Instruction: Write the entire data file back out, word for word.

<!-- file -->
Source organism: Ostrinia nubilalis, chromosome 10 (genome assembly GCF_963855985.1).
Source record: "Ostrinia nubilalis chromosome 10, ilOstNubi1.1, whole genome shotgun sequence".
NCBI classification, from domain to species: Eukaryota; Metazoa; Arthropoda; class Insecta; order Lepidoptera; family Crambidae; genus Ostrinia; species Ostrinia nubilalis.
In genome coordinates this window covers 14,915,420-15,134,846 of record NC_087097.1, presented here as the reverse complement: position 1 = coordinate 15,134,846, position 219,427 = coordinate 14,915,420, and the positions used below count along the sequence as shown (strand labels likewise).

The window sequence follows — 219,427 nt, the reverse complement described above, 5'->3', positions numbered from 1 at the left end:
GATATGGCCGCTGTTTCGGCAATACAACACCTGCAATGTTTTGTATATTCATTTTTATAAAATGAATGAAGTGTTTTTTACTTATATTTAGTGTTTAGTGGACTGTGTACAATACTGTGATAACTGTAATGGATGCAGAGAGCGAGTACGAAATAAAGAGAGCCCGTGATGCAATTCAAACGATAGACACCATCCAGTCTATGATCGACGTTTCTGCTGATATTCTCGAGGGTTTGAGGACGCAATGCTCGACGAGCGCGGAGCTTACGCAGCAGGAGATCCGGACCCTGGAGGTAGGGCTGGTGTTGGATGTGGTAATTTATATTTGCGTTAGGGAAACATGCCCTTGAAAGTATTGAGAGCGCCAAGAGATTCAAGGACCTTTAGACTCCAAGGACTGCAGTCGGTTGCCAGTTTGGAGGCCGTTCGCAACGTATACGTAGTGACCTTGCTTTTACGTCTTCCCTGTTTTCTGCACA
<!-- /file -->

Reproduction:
Source organism: Ostrinia nubilalis, chromosome 10 (genome assembly GCF_963855985.1).
Source record: "Ostrinia nubilalis chromosome 10, ilOstNubi1.1, whole genome shotgun sequence".
NCBI classification, from domain to species: Eukaryota; Metazoa; Arthropoda; class Insecta; order Lepidoptera; family Crambidae; genus Ostrinia; species Ostrinia nubilalis.
In genome coordinates this window covers 14,915,420-15,134,846 of record NC_087097.1, presented here as the reverse complement: position 1 = coordinate 15,134,846, position 219,427 = coordinate 14,915,420, and the positions used below count along the sequence as shown (strand labels likewise).

The window sequence follows — 219,427 nt, the reverse complement described above, 5'->3', positions numbered from 1 at the left end:
GATATGGCCGCTGTTTCGGCAATACAACACCTGCAATGTTTTGTATATTCATTTTTATAAAATGAATGAAGTGTTTTTTACTTATATTTAGTGTTTAGTGGACTGTGTACAATACTGTGATAACTGTAATGGATGCAGAGAGCGAGTACGAAATAAAGAGAGCCCGTGATGCAATTCAAACGATAGACACCATCCAGTCTATGATCGACGTTTCTGCTGATATTCTCGAGGGTTTGAGGACGCAATGCTCGACGAGCGCGGAGCTTACGCAGCAGGAGATCCGGACCCTGGAGGTAGGGCTGGTGTTGGATGTGGTAATTTATATTTGCGTTAGGGAAACATGCCCTTGAAAGTATTGAGAGCGCCAAGAGATTCAAGGACCTTTAGACTCCAAGGACTGCAGTCGGTTGCCAGTTTGGAGGCCGTTCGCAACGTATACGTAGTGACCTTGCTTTTACGTCTTCCCTGTTTTCTGCACA